Harvard professor visits University, raises environmental awareness

Ahead of Earth Day, Richard Lazarus brought his fight for environmental change to campus


Sydney Laput

Richard Lazarus, Harvard professor and environmental lawyer, speaks at the Spurlock Museum about his book, “The Rule of Five: Making Climate History at the Supreme Court.” on Wednesday.

By Rebecca Oriza and Aradhya Seth

When environmental lawyer Richard Lazarus attended the University as an undergraduate, the environmental studies program didn’t exist. Instead, he studied chemistry and economics — his own formula of “pre-environmental law.”

After his time at the University, Lazarus earned his J.D. from Harvard Law School and dedicated his legal career to advocating for the environment. Lazarus has since been teaching at Harvard Law and an environmental champion, arguing cases about the environment in front of the Supreme Court.

Lazarus credited the start of his illustrious career as an environmental lawyer to the University. He reminisced about his excitement of taking an environmental economics course and studying a whole chapter related to sustainability in his chemistry class. He said that class fueled his interest and passion for the environment.

“I tried to figure out what I was passionate about and what I was good at,” Lazarus said. “The two aren’t necessarily the same thing, but I didn’t want to be mediocre at what I was doing, and I didn’t want to spend my time doing something I didn’t care about. That’s how I picked environmental law.” 

Becoming a professor was always been part of Lazarus’ plan. Lazarus said he was inspired by his late father who was a professor in the University’s Physics Department. In addition to being a lawyer and professor, Lazarus was also an author. 

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“Back then, I worked my days at the Illini Union Bookstore, which is why I’m glad the bookstore is still here selling books,” Lazarus said.

In honor of Earth Week, the University’s Institute of Sustainability, Energy and Environment invited Lazarus to discuss issues pertaining to environmental law.

Lazarus appeared Wednesday at the Spurlock Museum for a discussion based on his most recent book, “The Rule of Five: Making Climate History at the Supreme Court.” The title refers to how the fate of the first major environmental case in American history was decided upon 5 votes. He talked about how it all just started with one person deciding to take action.

Eric Freyfogle, professor in Law and longtime friend of Lazarus, said he admired Lazarus’ ability to connect environmental issues to personal, individual concerns. 

“He turned what for most people would be a legal controversy into a real-life story about real people,” Freyfogle said. “It ends with I think the particularly heartwarming conclusion that the work of one person really made a difference.”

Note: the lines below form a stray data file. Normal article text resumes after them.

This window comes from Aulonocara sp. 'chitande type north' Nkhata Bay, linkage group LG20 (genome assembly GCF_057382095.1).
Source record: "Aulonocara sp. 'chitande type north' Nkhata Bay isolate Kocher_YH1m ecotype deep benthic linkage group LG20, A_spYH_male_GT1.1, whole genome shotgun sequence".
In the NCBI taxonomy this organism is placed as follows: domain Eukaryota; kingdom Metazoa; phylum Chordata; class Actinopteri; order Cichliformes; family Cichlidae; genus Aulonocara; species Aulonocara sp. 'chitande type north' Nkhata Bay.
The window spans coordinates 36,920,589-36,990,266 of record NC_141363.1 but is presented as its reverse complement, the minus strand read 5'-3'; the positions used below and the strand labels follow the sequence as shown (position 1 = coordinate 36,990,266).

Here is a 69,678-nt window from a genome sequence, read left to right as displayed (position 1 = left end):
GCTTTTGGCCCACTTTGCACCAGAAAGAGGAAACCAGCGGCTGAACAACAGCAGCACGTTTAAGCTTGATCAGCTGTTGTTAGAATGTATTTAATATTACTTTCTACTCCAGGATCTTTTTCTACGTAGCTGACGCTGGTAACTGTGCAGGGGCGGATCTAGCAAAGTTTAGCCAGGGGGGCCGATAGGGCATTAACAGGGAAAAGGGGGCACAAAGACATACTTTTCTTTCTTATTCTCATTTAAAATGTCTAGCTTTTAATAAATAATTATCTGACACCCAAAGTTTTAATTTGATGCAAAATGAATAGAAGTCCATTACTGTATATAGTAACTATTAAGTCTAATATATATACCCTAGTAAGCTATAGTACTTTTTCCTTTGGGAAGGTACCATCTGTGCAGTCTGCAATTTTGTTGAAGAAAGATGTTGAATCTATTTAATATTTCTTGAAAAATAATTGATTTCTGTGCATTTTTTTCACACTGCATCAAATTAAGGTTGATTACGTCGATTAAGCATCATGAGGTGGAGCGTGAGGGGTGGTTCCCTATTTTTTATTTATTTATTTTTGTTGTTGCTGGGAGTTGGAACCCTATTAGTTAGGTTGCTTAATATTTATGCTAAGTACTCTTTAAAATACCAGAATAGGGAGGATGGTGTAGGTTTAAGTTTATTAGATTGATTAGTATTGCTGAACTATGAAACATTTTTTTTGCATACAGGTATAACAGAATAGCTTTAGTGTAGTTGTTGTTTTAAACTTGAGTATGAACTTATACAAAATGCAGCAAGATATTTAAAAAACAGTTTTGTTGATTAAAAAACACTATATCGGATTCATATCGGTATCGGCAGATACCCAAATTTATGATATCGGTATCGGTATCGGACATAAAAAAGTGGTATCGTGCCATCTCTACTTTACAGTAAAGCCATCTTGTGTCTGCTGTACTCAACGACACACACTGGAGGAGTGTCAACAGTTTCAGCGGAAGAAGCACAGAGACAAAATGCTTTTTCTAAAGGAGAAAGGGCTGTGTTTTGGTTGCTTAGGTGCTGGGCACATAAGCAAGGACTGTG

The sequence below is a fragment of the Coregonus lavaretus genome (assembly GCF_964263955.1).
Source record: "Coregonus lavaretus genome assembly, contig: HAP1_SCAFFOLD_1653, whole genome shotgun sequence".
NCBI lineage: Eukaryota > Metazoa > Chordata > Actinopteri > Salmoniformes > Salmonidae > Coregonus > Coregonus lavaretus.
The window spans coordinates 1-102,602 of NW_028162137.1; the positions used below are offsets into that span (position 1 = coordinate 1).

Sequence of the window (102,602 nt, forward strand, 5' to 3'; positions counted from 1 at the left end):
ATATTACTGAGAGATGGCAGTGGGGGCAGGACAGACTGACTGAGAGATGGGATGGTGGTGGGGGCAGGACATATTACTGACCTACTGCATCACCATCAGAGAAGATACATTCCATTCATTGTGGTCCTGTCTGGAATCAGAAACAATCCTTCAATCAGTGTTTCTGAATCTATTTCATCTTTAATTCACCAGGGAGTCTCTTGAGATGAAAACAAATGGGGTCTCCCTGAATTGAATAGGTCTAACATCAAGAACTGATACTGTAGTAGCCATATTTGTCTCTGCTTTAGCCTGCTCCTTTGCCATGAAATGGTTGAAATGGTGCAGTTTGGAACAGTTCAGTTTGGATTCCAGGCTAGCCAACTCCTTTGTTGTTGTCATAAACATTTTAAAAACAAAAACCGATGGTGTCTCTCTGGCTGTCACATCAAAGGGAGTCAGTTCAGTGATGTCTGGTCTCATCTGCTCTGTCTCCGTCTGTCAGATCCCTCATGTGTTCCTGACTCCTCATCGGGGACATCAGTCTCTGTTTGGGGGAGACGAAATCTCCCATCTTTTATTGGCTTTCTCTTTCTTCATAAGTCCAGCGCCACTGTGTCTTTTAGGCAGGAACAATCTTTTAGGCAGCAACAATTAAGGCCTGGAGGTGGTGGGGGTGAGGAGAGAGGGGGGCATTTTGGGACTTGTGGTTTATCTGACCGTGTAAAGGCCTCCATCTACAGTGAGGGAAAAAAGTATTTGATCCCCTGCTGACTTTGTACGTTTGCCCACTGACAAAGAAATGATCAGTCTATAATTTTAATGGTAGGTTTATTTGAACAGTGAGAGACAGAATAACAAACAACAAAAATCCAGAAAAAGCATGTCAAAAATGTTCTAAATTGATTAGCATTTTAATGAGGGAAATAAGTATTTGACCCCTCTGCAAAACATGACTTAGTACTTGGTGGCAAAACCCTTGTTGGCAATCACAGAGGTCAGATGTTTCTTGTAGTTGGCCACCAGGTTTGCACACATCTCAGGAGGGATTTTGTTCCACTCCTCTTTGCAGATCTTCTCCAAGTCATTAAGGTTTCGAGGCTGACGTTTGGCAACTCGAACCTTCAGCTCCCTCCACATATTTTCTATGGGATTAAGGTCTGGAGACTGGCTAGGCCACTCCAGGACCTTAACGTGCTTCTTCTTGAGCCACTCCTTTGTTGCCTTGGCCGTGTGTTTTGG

Lazarus also discussed the issues preventing progress with environmental issues in the U.S. today. Lazarus said despite the proof science has provided, the reality is there is less actually being done about climate change today. 

“One thing that’s changed a lot since I was a student here in the ’70s is the complete political consensus,” Lazarus said. “Here, the laws that passed through had overwhelming bipartisan support.”

Lazarus said since environmental concerns became a political agenda, the focus shifted to a “left versus right” argument. But despite that, he emphasized the power individuals have when voting for related issues and for elected officials.

Despite discouraging changes, Lazarus also brought up positive changes such as the growing interest in sustainability in corporations. Environmental issues are more pressing on companies since the effects of climate change became financially harsh.

Lazarus said another positive change in higher education and is has been happening at the University.

“My area of environmental interest didn’t really exist when I was a student here,” Lazarus said. “Now, you have things like the Institute of Sustainability, you have environmental law programs and you have the environmental science and engineering program. It’s sort of everywhere in the University. That’s a huge change.” 

Lazarus also said hard-working staff members and scientists who are part of government institutions such as the EPA have been extremely important. He said political agendas caused the lack of interaction with EPA. However, Lazarus encouraged students to apply for and support environmental jobs regardless of the political climate.

Dan Garza, graduate student studying Law, said he wished the University would bring more environmental speakers to campus. 

“I’m sure it’d be great if they get some more speakers,” Garza said. “I mean, this was extremely interesting. More events and more publicity would be great.”


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